Mango Materials

Joining the war against non-biodegradable plastics, Mango Materials uses a closed-loop system to produce high-value biodegradable biopolymers from waste methane gas. The innovative technology feeds waste methane gas to bacteria that then produces a naturally occurring material called polyhydroxyal-kanoate (PHA), which has similar properties as conventional plastics. This PHA material can be spun into a fibre similar to polyester, and the brand is working towards turning this fibre into sustainable textiles that can be used to create biodegradable products across industry sectors.

 

 

Bio Glitz

Offering an alternative to petroleum-based plastic glitter, Bio Glitz is a plant-derived, biodegradable glitter brand designed to raise awareness around the environmental impact of this festival favourite. Wanting to help people ‘shine responsibly’, the glitter is derived from renewably sourced, FSC-certified eucalyptus plant cellulose, as well as cosmetic pigments and 0.1% aluminium to add that coveted sparkle. The resulting film is cut into various-sized particles for an offering of multiple colours, including gold, silver, purple and red. Bio Glitz hints at the rise in anti-glitter campaigning, that has seen 61 UK festivals pledge to ban the sparkle from their events from summer 2018 onwards.

 

 

Paptic

Setting its sights on the packaging industry, Paptic offers a plastic-free, sustainable alternative to the fossil-based plastic packaging that is currently the norm. The unique Paptic material is made from 86% renewable and biodegradable raw materials, predominantly sourced from renewable wood fibre, and combines the properties of paper, plastic and textiles. Bio-based, recyclable and renewable, the material can be processed through the same machine systems currently used for plastic and paper. Paptic can be stretched by up to 20% and its tensile strength is high compared to plastic filming, while also having the ability to be heat-sealed. It is fully recyclable.

 

 

Carbios

Tackling the issue of textile and plastic waste, Carbios champions enzyme biotechnology to offer an infinite biorecycling process. This enzymatic recycling process takes advantage of the specificity of enzymes, targeting durable plastics such as bottles, as well as fibres such as PET polyester. The process allows for the recycling of waste without sophisticated sorting, as well as the recovery of the entire performance of original materials. Each enzyme targets a specific polymer in the material, releasing its original building blocks, known as monomers. The monomers have the same properties as the original petrochemical and can be used without the loss of performance.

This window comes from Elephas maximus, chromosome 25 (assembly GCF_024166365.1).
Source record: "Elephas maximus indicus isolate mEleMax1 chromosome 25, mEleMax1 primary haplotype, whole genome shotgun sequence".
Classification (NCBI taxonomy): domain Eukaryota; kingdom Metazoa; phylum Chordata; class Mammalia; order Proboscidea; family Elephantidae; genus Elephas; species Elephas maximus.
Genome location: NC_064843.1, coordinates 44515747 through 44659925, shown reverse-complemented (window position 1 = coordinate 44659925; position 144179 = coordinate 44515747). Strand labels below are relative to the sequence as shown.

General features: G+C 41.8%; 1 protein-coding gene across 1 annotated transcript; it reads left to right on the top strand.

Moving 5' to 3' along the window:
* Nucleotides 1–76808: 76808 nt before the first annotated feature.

Tyton Biosciences

Tyton Biosciences harnesses the power of water to create clean, recycled fibres for a circular future. Whether cotton, poly-cotton, polyester, nylon or other fibres, Tyton can profitably recycle the materials using water as a solvent, reducing the textile either to a biodegradable, dissolving pulp, or polyester monomers. Using water makes it one of the cleanest and most economical recycling processes, and the company’s virgin equivalent, market-grade materials can be sold at the same cost as virgin materials. The pulp can be made into viscose and Lyocell fabrics, while the monomers retain the same material and durability value as virgin-grade polyester.

 

 

Renewcell

Renewcell is closing the fashion industry loop, providing the means to turn used cotton and viscose into new biodegradable pulp, new fibres, new yarn, new materials and ultimately new garments. The technology is able to dissolve used cotton and other natural fibres with high cellulosic content, and create a new, naturally dissolving raw material, named Renewcell pulp. This pulp is then fed into the textile production cycle and forced through tiny nozzles to form fibres. At present the plant in Sweden can produce 7,000 tons of biodegradable pulp a year, with sights set on scaling the technology. The fibres are said to have a higher tensile strength than traditional textile fibres.

 

 

Reverse Resources

Reverse Resources is focused on minimising the amount of waste created during the production of a garment. An online, block-chain platform, it provides software to map, use, market and trace textile production leftovers. On average, 25% of resources are spilled at the garment production stage, representing a huge unused resource of raw material. Reverse Resources aims to connect the various levels of the supply chain to work together to put these spillages to use. By measuring factory input and output volumes, users can refer to the data to determine how much leftover virgin fabric is still available for use, then create a remanufacturing scheme to ensure less waste and cost.